Dining | A Crystal Clear Legacy
Pepper Baumer’s road to become president of the Crystal Hot Sauce empire began at birth.
A native New Orleanian, Poppy Tooker has spent her life devoted to the cultural essence that food brings to Louisiana, a topic she explores weekly on her NPR-affiliated radio show, Louisiana Eats! From farmers markets to the homes and restaurants where our culinary traditions are revered and renewed, Poppy lends the voice of an insider to interested readers everywhere.
At 31, Pepper Baumer may seem a little young to be at the helm of a near century-old company, but in the eyes of all who know him, he was the perfect choice when last fall he stepped up to become president of Baumer Foods.
His fitting moniker predates birth, when his grandmother, Dottie Brennan, decided if her daughter, Brenne, and Al Baumer Jr. were to have an Al III, she would call him “Pepper.” The predestination of Pepper’s name originated in 1923 when his paternal grandfather, Al Baumer Sr., purchased Mills Fruit Products, a company chiefly known for snoball syrups. Within the company’s archives, however, Baumer Sr. discovered a formula for Crystal Pure Louisiana Hot Sauce. It was a discovery that would change the family’s destiny. That simple combination of stone ground cayenne, vinegar and salt still dominates the company’s sales today.
Al Baumer Jr. began working in the family business at the tender age of 10. Soon after, his dad was cited by the U.S. Labor Department, when an official spotted the precocious youngster working the company’s switchboard. From running the production line to operating forklifts, loading railroad cars and even driving 18 wheelers, Al Jr. did it all before assuming the reins at Baumer Foods in the 1980s.
Tragically, Pepper Baumer lost his mom, Brenne, to a sudden heart attack in 2004. Baumer remembers the entire Brennan clan providing support. “When I lost my mom, I gained eight moms,” he said. Throughout high school, countless time was spent with cousins under the watchful gaze of the Brennan aunts and uncles.
His closest advisor has been his aunt, Ti Martin. After Baumer graduated with a degree in restaurant and hospitality management from the University of Alabama, Martin recommended he intern at the Idea Village and with Mark Romig at the New Orleans Tourism and Marketing Corp. to learn about entrepreneurship and the city. When he asked for a job at Commander’s Palace, she warned him, “You’re starting at the bottom. You’ll be first in the dining room and the last out.”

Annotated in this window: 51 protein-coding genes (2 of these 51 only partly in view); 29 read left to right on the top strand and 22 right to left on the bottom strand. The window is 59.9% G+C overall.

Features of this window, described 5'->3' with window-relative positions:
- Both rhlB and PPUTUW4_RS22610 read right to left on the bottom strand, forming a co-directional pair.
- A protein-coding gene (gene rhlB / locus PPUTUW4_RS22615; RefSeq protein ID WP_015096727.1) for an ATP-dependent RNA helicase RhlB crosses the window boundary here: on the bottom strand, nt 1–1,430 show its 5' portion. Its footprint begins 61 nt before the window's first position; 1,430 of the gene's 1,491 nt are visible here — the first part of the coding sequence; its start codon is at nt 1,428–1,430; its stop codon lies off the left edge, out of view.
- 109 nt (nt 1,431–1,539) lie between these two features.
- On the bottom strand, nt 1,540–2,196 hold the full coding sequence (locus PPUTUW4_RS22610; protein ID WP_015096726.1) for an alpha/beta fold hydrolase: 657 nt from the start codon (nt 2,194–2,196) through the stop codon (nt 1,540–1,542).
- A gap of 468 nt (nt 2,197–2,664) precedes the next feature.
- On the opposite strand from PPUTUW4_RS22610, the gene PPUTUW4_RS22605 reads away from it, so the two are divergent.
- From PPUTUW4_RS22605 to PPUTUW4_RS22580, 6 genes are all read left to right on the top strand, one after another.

Eventually, Baumer’s hard work and enthusiasm were rewarded with a desk in Martin’s office.
“He would work mornings with me and evenings in the restaurant,” she remembered. “Countless times, he would stand behind my desk and say, ‘Question?’ He’s like a sponge, with remarkable intellectual curiosity.”
Martin shared the business financials with him as Baumer learned the art of negotiation, silently sitting in on company conference calls. Every afternoon at 3 p.m., he and his great-aunt Ella would pore through The Wall Street Journal together, discussing business situations from every angle. “In essence, I received the equivalent of an MBA at Commander’s, with Ti and great-aunt Ella serving as my professors,” Baumer said.
But even as a small child, Baumer had been quick to insist, “One day, I’m going to be in the hot sauce business.”
After two years at Commander’s, Al Baumer Jr. welcomed him into the family business. There, he would work alongside many long-time employees of Baumer Foods. Al Jr. quickly informed his son that intelligence and a strong work ethic would not be enough to make it in the family business.
“You’ll have to earn their respect as a person,” he advised.
Baumer Foods Vice President of Operations Doug Wakefield and Vice President of Sales Michelle McDaniel attest he’s done just that.
“You can tell a lot about people from their questions,” said Wakefield. “He asked a lot of questions.”
“He’s listened, learned and respected everyone’s position and years of experience,” added McDaniel.
McDaniel said she has fond memories of Baumer as a toddler who would always visit her desk for the strawberry jelly cookies she kept there. When teased about it back then, she’d say, “One day, he’s going to be my boss!” The day he arrived to work at Baumer, McDaniel was ready with a bag of jelly cookies.
Martin has high expectations of Baumer Foods’ young president.
“I fully expect Pepper to be a force in his industry and in his city,” she said. “He has the fire in his belly to push his business and beloved brand, along with the heart to help and lead our community. He is one of my life’s greatest joys.”
Catch Poppy Tooker on her radio show, “Louisiana Eats!” Saturdays at 3 p.m. and Mondays at 8 p.m. on WWNO 89.9 FM.